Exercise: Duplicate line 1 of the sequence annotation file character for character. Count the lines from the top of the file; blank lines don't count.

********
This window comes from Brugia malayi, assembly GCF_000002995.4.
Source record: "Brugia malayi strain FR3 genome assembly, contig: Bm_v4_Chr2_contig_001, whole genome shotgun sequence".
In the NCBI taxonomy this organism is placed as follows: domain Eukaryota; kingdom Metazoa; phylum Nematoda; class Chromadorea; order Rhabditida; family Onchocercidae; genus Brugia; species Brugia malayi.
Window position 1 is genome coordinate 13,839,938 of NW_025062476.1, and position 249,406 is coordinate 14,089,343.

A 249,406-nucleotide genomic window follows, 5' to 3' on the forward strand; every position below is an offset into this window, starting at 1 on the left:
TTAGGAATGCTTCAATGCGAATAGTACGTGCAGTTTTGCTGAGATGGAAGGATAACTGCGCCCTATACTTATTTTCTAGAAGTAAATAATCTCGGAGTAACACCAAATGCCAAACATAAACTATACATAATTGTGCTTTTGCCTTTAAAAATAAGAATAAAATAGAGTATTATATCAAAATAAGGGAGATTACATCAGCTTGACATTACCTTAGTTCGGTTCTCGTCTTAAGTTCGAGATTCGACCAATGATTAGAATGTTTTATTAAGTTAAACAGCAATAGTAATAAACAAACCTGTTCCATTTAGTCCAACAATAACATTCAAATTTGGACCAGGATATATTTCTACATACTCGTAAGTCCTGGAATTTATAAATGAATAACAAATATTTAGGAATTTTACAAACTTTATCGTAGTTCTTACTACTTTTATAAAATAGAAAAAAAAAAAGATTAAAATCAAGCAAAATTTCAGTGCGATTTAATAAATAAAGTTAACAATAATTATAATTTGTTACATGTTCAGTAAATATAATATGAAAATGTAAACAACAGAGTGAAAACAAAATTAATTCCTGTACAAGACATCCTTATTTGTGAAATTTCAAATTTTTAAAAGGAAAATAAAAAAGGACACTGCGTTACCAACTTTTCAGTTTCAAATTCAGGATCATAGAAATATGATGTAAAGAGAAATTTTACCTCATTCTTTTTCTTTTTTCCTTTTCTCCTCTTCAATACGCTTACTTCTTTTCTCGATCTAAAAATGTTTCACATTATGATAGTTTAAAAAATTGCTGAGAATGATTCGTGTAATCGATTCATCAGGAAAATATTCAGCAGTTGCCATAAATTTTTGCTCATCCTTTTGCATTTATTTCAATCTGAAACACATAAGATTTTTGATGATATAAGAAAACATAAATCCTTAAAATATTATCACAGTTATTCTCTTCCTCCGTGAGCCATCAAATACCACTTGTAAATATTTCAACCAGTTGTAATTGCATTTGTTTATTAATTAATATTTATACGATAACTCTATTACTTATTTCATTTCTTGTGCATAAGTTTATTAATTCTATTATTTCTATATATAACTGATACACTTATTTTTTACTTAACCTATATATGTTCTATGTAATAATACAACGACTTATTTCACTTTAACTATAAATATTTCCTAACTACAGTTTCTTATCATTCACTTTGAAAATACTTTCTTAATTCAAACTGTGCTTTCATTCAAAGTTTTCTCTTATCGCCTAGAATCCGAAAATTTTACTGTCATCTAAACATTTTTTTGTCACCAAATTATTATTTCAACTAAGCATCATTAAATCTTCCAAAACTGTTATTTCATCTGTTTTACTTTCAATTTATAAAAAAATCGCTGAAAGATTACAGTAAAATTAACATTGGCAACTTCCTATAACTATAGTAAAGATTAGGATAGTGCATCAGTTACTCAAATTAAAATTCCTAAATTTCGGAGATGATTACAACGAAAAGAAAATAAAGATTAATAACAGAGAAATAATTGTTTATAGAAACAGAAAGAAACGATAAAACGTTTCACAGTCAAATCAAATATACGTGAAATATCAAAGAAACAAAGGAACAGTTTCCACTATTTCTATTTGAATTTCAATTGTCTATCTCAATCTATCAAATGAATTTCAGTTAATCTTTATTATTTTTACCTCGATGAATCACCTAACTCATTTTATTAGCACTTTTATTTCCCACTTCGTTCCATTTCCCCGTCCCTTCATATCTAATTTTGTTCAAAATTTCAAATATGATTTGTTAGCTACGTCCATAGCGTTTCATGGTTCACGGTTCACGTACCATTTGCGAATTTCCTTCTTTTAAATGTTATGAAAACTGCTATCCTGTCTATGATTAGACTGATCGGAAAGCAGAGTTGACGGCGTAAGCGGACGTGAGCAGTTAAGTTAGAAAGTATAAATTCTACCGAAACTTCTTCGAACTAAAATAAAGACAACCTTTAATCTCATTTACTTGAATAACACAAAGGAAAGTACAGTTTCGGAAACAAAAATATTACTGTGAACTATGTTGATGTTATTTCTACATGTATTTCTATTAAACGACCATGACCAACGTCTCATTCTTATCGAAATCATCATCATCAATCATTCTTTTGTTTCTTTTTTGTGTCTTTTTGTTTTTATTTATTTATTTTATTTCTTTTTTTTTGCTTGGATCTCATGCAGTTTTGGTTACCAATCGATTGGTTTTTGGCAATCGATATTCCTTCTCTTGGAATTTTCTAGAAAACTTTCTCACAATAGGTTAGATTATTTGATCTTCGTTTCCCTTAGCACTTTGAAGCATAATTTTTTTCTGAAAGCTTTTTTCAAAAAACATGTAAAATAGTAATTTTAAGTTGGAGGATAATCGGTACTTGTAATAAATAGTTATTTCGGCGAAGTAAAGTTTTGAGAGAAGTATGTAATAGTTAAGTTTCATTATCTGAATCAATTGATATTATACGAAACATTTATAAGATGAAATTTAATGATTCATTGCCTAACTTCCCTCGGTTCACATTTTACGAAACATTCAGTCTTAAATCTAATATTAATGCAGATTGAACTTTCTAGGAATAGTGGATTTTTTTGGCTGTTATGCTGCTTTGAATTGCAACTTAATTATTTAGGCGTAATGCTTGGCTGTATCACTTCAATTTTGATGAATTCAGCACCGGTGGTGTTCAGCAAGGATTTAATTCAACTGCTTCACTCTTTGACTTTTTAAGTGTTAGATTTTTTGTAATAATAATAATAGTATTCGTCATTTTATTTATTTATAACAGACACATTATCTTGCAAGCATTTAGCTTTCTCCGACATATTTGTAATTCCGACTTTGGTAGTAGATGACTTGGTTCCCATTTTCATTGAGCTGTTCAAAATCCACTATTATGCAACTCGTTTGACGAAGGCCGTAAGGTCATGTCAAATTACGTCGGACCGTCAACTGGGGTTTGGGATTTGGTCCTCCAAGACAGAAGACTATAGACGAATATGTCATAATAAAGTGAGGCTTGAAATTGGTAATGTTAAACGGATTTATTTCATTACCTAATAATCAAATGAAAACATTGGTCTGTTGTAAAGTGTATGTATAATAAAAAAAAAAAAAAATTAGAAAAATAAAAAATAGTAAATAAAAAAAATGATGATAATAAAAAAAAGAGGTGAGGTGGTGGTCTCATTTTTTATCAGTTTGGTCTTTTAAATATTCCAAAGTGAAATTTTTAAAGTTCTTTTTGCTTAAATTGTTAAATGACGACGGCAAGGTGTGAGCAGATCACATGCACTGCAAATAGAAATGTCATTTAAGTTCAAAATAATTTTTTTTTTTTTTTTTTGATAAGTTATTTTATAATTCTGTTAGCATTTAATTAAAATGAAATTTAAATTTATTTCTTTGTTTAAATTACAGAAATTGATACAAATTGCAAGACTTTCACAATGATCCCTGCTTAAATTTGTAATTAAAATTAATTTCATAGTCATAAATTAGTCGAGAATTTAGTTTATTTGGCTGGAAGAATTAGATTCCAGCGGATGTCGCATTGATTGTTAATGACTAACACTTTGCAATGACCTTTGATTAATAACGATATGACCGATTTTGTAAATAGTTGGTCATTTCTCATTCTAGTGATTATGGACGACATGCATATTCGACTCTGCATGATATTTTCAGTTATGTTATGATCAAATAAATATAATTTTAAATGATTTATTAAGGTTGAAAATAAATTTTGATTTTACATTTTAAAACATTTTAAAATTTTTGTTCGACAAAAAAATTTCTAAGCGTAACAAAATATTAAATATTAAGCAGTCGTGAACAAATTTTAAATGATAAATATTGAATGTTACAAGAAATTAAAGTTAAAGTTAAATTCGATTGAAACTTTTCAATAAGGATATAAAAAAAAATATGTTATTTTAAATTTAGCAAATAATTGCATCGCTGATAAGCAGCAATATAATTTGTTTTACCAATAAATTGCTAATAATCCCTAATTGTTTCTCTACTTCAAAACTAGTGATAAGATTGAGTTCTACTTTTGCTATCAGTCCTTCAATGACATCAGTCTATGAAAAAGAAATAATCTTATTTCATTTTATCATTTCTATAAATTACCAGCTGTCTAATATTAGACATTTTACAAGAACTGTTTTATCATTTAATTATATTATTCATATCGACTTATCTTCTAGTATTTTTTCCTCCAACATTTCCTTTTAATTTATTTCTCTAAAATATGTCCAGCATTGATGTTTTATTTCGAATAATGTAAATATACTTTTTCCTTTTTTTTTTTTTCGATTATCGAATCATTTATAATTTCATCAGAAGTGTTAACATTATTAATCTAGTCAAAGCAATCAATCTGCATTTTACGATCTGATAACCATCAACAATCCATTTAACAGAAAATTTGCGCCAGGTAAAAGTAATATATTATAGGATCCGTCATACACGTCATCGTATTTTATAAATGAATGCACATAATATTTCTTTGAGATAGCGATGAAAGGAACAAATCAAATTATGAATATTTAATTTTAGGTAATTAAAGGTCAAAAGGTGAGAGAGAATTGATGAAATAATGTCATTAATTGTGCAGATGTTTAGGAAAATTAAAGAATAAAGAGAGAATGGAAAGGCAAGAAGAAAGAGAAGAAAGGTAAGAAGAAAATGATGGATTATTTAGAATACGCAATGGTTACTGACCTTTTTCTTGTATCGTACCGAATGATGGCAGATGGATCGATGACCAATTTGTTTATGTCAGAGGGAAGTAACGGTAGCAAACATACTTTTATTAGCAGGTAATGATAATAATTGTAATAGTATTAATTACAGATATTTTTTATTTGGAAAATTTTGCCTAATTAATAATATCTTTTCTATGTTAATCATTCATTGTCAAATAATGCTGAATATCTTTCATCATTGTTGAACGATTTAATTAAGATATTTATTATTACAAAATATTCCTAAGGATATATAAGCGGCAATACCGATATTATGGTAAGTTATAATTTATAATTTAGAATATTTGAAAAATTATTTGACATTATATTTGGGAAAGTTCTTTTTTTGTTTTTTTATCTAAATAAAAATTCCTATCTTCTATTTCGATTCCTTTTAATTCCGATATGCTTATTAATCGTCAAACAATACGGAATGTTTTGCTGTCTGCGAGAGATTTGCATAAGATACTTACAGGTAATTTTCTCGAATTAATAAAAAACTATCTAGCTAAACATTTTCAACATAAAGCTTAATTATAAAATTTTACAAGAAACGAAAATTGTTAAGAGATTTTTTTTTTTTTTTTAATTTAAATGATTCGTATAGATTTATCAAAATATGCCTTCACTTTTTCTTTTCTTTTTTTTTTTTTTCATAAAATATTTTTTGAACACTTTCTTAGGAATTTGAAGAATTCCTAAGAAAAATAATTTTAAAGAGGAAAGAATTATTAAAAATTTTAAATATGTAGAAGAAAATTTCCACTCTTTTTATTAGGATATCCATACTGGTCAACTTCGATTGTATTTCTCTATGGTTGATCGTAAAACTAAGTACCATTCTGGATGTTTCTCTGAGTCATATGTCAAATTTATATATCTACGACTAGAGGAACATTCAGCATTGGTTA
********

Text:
This window comes from Brugia malayi, assembly GCF_000002995.4.